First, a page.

At the time, Austin was both incredibly cheap and a tech hub full of companies like Dell, Ion Storm, Retro Studios and more. They were eventually able to get jobs while working on the aforementioned projects, but by 2016, property taxes and just about everything else in Austin had skyrocketed in price. Plus, all their friends were super busy in the fast-paced city.
Their families had moved to Grand Haven, however, and the Saltsmans saw the pros in coming to the area: four seasons, beach access, not too expensive, good education, and grandparents available for free childcare.
Over the past five years, they’ve fallen in love with the area while living and working in Grand Rapids, especially thanks to great opportunities for the kids. Bekah said “Blandford Nature Center has been an absolute godsend,” as their children absolutely love the nature programs and summer camp there, especially their oldest son. “When he's at Blandford, it’s like a Disney movie about a 10-year-old that plays in the major league,” Adam added.
Then there’s Frederik Meijer Gardens, which has provided a place to enjoy world-renowned artists, play Pokemon GO and revel in nature. “Right before shutdown, our oldest had a really rough day at school with some bullies. And I picked him up and I was just like, ‘You know, we only have like, 35 minutes, we’re gonna go to the butterfly exhibit at the gardens, where there’s nobody right now.’ And I took him in, and he’s covered in butterflies. What a cool thing to just be able to take your kids to.”
The Saltsmans themselves are huge fans of Long Road Distillers (especially the deviled eggs), along with San Chez’s bar seating, Ginza Sushi & Ramen, and Schuler Books. Then there’s Madcap, which they knew about and loved long before moving here, not to mention Squibb, which has “some of the best baristas in the city right now.”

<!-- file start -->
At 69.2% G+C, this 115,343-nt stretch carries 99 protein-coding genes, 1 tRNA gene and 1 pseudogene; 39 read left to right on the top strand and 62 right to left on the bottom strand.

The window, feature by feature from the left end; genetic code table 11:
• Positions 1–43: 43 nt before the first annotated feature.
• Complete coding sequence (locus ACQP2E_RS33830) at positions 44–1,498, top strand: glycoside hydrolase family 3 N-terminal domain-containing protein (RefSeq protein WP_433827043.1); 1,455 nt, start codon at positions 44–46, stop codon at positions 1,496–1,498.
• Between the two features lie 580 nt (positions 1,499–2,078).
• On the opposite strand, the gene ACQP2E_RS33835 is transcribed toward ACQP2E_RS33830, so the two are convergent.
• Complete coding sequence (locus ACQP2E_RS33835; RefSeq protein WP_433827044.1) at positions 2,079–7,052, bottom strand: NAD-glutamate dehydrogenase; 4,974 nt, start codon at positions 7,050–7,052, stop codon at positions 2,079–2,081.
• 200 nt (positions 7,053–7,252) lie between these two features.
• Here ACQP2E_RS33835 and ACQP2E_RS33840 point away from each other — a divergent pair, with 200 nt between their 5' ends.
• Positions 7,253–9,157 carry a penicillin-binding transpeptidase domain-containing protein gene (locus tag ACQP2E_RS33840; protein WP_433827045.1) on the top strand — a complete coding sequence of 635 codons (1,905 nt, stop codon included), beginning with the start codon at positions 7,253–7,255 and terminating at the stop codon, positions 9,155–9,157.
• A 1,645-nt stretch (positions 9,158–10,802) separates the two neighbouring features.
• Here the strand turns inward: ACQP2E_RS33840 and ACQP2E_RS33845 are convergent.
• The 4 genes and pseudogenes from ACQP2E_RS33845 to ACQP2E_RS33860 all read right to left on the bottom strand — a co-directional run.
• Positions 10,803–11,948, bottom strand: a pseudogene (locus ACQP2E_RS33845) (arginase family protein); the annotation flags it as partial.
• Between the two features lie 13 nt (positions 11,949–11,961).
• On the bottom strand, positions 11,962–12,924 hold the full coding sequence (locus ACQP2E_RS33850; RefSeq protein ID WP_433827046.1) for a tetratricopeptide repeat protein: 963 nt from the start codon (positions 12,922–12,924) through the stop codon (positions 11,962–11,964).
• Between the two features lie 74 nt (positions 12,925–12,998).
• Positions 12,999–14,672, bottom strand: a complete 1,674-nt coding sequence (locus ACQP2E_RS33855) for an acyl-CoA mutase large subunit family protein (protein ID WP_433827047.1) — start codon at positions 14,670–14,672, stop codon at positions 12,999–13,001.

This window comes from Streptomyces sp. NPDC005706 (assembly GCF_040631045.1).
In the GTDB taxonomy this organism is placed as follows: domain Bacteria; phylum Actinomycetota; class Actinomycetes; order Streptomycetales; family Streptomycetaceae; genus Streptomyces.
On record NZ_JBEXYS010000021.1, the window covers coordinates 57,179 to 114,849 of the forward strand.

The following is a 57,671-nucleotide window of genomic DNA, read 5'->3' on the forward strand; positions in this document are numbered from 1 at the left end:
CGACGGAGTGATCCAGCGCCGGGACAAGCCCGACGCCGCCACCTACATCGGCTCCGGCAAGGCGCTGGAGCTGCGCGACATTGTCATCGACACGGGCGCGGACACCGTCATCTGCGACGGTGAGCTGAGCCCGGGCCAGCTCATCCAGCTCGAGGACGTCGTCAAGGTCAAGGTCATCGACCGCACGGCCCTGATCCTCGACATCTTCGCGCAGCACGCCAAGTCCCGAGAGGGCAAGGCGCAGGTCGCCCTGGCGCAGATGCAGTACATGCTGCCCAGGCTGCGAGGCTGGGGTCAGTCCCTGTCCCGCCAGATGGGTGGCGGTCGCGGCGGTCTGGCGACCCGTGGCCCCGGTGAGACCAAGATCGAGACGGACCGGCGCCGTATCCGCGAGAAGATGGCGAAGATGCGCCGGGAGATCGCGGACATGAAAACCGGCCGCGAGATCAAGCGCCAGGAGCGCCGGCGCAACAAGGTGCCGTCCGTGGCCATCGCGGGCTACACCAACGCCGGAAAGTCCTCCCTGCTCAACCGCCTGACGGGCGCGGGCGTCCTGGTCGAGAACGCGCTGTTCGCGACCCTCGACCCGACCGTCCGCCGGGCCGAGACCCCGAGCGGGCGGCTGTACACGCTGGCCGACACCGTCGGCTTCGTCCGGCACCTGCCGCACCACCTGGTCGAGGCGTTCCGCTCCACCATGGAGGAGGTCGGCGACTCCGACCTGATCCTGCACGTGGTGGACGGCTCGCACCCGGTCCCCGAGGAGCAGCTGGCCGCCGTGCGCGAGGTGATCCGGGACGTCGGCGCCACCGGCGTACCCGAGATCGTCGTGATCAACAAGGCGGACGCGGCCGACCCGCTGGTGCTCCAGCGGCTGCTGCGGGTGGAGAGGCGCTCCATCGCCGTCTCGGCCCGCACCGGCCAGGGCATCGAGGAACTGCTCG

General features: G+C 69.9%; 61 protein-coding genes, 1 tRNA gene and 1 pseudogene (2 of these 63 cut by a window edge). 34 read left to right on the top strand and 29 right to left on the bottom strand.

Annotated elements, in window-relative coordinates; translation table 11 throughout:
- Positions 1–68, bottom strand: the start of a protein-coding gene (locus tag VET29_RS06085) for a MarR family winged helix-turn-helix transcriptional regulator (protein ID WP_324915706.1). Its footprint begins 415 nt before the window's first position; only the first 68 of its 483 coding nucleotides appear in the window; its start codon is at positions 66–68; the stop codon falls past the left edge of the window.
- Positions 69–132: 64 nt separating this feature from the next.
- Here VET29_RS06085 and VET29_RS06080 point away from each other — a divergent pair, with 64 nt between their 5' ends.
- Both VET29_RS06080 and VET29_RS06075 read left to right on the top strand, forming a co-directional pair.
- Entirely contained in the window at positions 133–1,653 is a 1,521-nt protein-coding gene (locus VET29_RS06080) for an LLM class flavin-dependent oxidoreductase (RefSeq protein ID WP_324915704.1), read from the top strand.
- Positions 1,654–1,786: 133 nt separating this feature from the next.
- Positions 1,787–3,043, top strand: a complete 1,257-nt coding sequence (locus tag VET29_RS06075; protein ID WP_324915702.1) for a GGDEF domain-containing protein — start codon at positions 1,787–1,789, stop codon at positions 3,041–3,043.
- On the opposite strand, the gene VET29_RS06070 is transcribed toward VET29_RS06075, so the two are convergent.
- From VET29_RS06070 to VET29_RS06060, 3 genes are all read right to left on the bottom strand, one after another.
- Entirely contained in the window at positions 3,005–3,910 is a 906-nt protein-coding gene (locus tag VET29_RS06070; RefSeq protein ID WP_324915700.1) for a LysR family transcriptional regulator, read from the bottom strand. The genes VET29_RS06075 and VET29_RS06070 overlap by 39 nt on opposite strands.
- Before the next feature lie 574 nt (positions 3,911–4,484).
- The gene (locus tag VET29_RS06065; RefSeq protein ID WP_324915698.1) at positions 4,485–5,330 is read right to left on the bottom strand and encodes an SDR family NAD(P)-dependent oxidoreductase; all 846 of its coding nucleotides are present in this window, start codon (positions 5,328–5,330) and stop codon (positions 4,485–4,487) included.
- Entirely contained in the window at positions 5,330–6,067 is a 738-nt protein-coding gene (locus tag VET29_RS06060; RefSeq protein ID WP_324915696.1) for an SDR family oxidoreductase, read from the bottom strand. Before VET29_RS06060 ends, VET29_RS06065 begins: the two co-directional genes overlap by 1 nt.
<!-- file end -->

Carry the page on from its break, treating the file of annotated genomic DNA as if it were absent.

A screenshot from Chicory: A Colorful Tale.
FUN & GAMES
Of course, the best part about Finji isn’t the local connection, but their catalogue of amazing games which have earned them a passionate fanbase.
The most recent game developed and published by Adam is Overland, which follows a group of travelers traveling across the country in a post-apocalyptic world. Not everyone survives. “It’s a game about these survival puzzles where you’re always trying to decide how much to loot, and how much to not die. A lot of strategy games, it’s like, kill everything and then get the loot. But Overland, every level is like a little burglary, and that’s the balance in the game.”
The next big publishing release for Finji is Chicory: A Colorful Tale, where you’re a dog wielding a magic paintbrush! You can draw on anything and use your paint to solve puzzles, reach new places and all the other fun stuff games let you do. The game is coming out “soon” on PC, Mac, PS5 and PS4 — and it looks cute, vibrant and dense all at once, with an art style that feels straight out of coloring pages.
Let’s see if Adam can explain it better: “It’s like if you take some of the ideas of Link’s Awakening, with the density of that world and the way it’s got a lot of NPCs, and combine that with some of Splatoon, where you can just put paint everywhere and it's interactive in a fun way. Except it’s also a 10- or 12-hour long story about figuring out what it means to take care of people. It’s a weird set of ingredients, and they go together really, really well.”
Coming in the distant, eventual future are also TUNIC and I Was A Teenage Exocolonist. The former is a much-anticipated action-adventure game starring a fox with a sword. What more do you need to know! The latter is a sci-fi life sim that takes place in humanity’s first extrasolar colony. Battle, study, cultivate, collect and more while pulling on memory from your past lives. And someday, Finji will publish the next title from Glory Society, the new co-op from Scott Benson and Bethany Hockenberry.
While the Saltsmans may largely think of themselves as some Midwestern parents, they’re clearly a force for good in the game industry. As these projects progress, the Saltsmans can’t help but enjoy all the jaw-dropping moments that come from seeing their fellow designers’ work for the first time.
“It’ such a wonderful experience,” Bekah said. “I know if I’m having that and I’m pretty jaded, then our players will have that when they see it for the first time, and it’s gonna be very cool.
"I’m so excited for our players to get to have that experience.”